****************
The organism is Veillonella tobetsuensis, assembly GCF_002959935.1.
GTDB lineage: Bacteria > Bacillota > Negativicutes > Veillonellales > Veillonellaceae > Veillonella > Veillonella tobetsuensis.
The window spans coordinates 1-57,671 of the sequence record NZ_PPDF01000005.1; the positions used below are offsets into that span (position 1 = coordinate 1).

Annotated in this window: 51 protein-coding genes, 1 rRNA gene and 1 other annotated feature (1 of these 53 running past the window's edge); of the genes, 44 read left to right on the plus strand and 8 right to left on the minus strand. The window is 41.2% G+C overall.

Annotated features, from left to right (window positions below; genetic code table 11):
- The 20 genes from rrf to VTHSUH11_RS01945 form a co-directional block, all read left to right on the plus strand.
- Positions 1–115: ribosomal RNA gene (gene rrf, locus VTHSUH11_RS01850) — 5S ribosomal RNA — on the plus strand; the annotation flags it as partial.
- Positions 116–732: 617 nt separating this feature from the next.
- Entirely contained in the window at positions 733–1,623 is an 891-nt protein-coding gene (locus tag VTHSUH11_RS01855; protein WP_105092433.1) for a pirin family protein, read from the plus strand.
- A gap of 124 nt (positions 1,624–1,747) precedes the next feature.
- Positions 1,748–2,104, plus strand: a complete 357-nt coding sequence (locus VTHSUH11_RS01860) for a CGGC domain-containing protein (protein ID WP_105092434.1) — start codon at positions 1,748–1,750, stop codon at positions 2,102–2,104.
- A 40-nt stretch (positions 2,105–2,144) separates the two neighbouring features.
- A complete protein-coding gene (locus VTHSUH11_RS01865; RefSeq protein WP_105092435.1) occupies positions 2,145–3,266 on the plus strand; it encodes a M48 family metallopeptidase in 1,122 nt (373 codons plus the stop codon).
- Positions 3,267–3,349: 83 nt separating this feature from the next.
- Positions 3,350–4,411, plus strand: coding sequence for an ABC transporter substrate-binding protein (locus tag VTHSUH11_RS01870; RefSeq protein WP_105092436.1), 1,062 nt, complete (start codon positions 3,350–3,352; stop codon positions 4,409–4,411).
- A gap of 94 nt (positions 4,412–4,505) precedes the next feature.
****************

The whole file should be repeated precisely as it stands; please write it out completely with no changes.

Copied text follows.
The organism is Veillonella tobetsuensis, assembly GCF_002959935.1.
GTDB lineage: Bacteria > Bacillota > Negativicutes > Veillonellales > Veillonellaceae > Veillonella > Veillonella tobetsuensis.
The window spans coordinates 1-57,671 of the sequence record NZ_PPDF01000005.1; the positions used below are offsets into that span (position 1 = coordinate 1).

Annotated in this window: 51 protein-coding genes, 1 rRNA gene and 1 other annotated feature (1 of these 53 running past the window's edge); of the genes, 44 read left to right on the plus strand and 8 right to left on the minus strand. The window is 41.2% G+C overall.

Annotated features, from left to right (window positions below; genetic code table 11):
- The 20 genes from rrf to VTHSUH11_RS01945 form a co-directional block, all read left to right on the plus strand.
- Positions 1–115: ribosomal RNA gene (gene rrf, locus VTHSUH11_RS01850) — 5S ribosomal RNA — on the plus strand; the annotation flags it as partial.
- Positions 116–732: 617 nt separating this feature from the next.
- Entirely contained in the window at positions 733–1,623 is an 891-nt protein-coding gene (locus tag VTHSUH11_RS01855; protein WP_105092433.1) for a pirin family protein, read from the plus strand.
- A gap of 124 nt (positions 1,624–1,747) precedes the next feature.
- Positions 1,748–2,104, plus strand: a complete 357-nt coding sequence (locus VTHSUH11_RS01860) for a CGGC domain-containing protein (protein ID WP_105092434.1) — start codon at positions 1,748–1,750, stop codon at positions 2,102–2,104.
- A 40-nt stretch (positions 2,105–2,144) separates the two neighbouring features.
- A complete protein-coding gene (locus VTHSUH11_RS01865; RefSeq protein WP_105092435.1) occupies positions 2,145–3,266 on the plus strand; it encodes a M48 family metallopeptidase in 1,122 nt (373 codons plus the stop codon).
- Positions 3,267–3,349: 83 nt separating this feature from the next.
- Positions 3,350–4,411, plus strand: coding sequence for an ABC transporter substrate-binding protein (locus tag VTHSUH11_RS01870; RefSeq protein WP_105092436.1), 1,062 nt, complete (start codon positions 3,350–3,352; stop codon positions 4,409–4,411).
- A gap of 94 nt (positions 4,412–4,505) precedes the next feature.